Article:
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Language/Type: C++ linked lists pointers
Author: Marty Stepp (on 2016/08/27)

Write a member function named rotate that could be added to the LinkedIntList class. Your function should move the value at the front of a list of integers to the end of the list. For example, suppose a variable named list stores the following sequence of values:

{8, 23, 19, 7, 45, 98, 102, 4}

The call of list.rotate(); should move the value 8 from the front of the list to the back, yielding this sequence of values:

{23, 19, 7, 45, 98, 102, 4, 8}

The other values in the list should retain the same order as in the original list. If the method is called for a list of 0 or 1 elements it should have no effect on the list.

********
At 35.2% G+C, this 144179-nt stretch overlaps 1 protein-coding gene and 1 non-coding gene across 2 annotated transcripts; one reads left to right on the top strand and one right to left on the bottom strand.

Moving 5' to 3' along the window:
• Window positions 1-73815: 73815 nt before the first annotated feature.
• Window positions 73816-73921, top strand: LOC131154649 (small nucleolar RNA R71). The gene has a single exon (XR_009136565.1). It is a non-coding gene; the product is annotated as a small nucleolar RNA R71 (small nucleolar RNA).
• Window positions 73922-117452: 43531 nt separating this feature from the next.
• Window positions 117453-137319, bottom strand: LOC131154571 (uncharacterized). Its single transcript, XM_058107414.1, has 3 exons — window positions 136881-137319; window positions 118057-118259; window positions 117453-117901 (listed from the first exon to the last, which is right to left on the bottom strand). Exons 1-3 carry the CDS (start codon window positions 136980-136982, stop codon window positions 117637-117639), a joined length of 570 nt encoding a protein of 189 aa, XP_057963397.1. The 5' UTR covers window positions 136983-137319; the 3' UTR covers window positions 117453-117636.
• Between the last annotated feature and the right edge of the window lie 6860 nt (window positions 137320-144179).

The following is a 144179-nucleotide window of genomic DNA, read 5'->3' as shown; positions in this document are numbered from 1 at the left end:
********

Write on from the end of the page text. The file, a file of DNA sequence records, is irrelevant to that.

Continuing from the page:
Constraints: Do not call any methods of the LinkedIntList class. Do not modify the data field of existing nodes; change the list by changing pointers only. Do not construct any new ListNode objects in solving this problem (though you may create as many ListNode* pointer variables as you like). Do not use any auxiliary data structures to solve this problem (no array, vector, stack, queue, string, etc).

Write the member function as it would appear in LinkedIntList.cpp. You do not need to declare the function header that would appear in LinkedIntList.h. Assume that you are adding this method to the LinkedIntList class as defined below:

class LinkedIntList {
    ListNode* front;   // nullptr for an empty list
    your code goes here;
Type your C++ solution code here:

This is a member function problem. Submit a member function that will become part of an existing C++ class. You do not need to write the complete class, just the member function described in the problem.

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